My wife Marja and I were at a silent retreat with others from our faith community recently.
We entered the Great Silence after Friday dinner and remained silent until after Sunday morning worship. We slept at the Inn where each of us had a separate, simple room with a bed, desk, chair and sink. We had meals and met together in the Lodge, a separate building that has an almost sixty-year history of continual silent retreat.
It is a place that invites one into silence.
I've meditated almost daily for at least fifteen years and have found quiet only in the midst of very long retreats, never in my daily meditation.
With the diagnosis of Alzheimer's, I had hoped (illogically, I suppose) that the slowing of my thinking would make my mind simpler and quieter, my meditation deeper. No such luck!
As my mental abilities have decreased, it's been just as noisy in there as ever. I had a small hope that over the weekend of retreat, I'd find a bit of inner silence, but all I experienced was the "monkey-mind" of constant chatter.
But there was something else both more beautiful and scarier.
I was sitting in the Lodge looking out the floor-to-ceiling windows just before evening worship when Marja walked down the path through the woods from her room. I was suddenly aware of deep longing.
She radiated an inner light.
Lean and strong, she walked gracefully as if she belonged to those woods and that path. She smiled easily at several of our friends. In those few moments, the fullness of her inner beauty was revealed to me in a way I'd never felt in over fifty years of our relationship. In that moment I felt extraordinarily grateful that we belonged to one another.
But then the future broke in.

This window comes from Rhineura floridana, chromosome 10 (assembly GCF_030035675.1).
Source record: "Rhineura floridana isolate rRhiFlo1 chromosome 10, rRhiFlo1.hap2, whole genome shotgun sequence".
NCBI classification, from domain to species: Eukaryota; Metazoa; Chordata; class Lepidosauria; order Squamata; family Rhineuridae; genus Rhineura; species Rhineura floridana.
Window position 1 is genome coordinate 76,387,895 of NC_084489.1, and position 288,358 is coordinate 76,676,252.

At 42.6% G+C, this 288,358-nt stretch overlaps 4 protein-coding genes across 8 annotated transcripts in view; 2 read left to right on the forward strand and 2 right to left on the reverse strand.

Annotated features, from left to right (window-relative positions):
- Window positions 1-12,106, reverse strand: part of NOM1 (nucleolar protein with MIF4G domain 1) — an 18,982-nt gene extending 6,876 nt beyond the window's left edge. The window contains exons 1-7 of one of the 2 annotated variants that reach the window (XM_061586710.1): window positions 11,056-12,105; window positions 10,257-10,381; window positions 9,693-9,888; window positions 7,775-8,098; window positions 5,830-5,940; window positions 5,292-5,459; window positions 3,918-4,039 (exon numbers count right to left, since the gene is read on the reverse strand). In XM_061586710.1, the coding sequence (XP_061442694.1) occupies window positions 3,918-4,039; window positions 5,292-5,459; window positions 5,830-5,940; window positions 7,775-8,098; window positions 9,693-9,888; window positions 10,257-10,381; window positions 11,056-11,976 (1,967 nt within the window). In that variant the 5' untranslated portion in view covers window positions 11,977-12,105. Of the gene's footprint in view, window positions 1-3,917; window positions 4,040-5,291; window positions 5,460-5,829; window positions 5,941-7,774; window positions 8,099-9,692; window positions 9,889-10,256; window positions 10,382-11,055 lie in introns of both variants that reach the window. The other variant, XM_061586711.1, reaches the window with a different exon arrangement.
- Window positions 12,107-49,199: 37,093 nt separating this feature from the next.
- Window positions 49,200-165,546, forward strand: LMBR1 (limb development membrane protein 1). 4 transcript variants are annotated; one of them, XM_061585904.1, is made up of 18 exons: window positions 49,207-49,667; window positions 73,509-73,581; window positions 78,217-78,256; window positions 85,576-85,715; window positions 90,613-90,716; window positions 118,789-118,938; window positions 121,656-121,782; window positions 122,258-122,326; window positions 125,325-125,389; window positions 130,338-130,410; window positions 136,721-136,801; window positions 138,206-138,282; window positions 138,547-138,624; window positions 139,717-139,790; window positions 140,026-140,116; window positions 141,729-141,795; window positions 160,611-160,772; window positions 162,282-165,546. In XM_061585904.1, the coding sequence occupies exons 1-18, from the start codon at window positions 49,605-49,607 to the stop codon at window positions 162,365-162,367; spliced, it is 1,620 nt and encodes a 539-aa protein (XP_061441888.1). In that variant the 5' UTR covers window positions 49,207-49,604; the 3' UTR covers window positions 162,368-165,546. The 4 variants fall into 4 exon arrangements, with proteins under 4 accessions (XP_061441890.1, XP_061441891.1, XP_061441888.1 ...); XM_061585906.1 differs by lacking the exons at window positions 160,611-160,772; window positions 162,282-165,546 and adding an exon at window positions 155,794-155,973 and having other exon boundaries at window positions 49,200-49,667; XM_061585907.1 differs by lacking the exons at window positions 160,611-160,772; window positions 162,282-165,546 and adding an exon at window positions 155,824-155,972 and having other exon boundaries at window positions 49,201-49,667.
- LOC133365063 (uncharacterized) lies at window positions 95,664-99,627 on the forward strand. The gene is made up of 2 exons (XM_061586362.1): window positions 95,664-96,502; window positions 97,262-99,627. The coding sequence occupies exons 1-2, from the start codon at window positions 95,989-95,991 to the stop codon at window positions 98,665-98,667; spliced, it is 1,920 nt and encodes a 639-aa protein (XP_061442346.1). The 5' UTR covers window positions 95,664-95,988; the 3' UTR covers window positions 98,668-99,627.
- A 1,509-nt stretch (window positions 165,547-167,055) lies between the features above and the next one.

As I watched her exchange glances with some others, I felt strangely excluded from those relationships. Suddenly, it was five or ten years down the road, and Marja had relationships with others that I was incapable of sharing or even understanding. I felt immediately jealous: I wasn't able offer her what she needed and she had to look elsewhere. It was as if she were having an affair. In that moment, I felt jealous of any other relationship.
Although they became muted, the feelings stayed with me as Marja sat across the room during the short worship that evening.
Afterwards, I went outside into the dusk, and sat on the steps overlooking the meadow and woods. As Marja came out the door, I caught her eye and she sat next to me. We clasped all four hands together. Feeling our bodies touch, holding one another, I was comforted and felt safe again.
The jealousy was "real," even if the imaginings that prompted it were not. I "know better" than to live in the future like that. But that's where I lived for those moments of jealousy.
I was fearful of what the future might bring.
Feelings of isolation are what I fear the most and what, I suspect, many with Alzheimer's suffer greatly from. And jealousy has the potential to isolate me from the one with whom I share so much, who will be there with me forever.
Everything that happened in those few minutes bordered on the mysterious. Part of me feels very grateful for the emotional openness that has occurred as my illness has progressed. Part of me is scared. Those feelings, both sublime and painful, would not have been possible for me two years ago.
In the end, of course, it's precisely this living in the future that causes so much of the pain of Alzheimer's.
I've not been falling for it much, but I sure did this time.
Editor's note: David's journey with Mild Cognitive Impairment was chronicled in "Fade to Blank: Life Inside Alzheimer's" an in-depth look at the real lives of families impacted by the Alzheimer's epidemic. His story continues on his personal blog on AgingCare.com.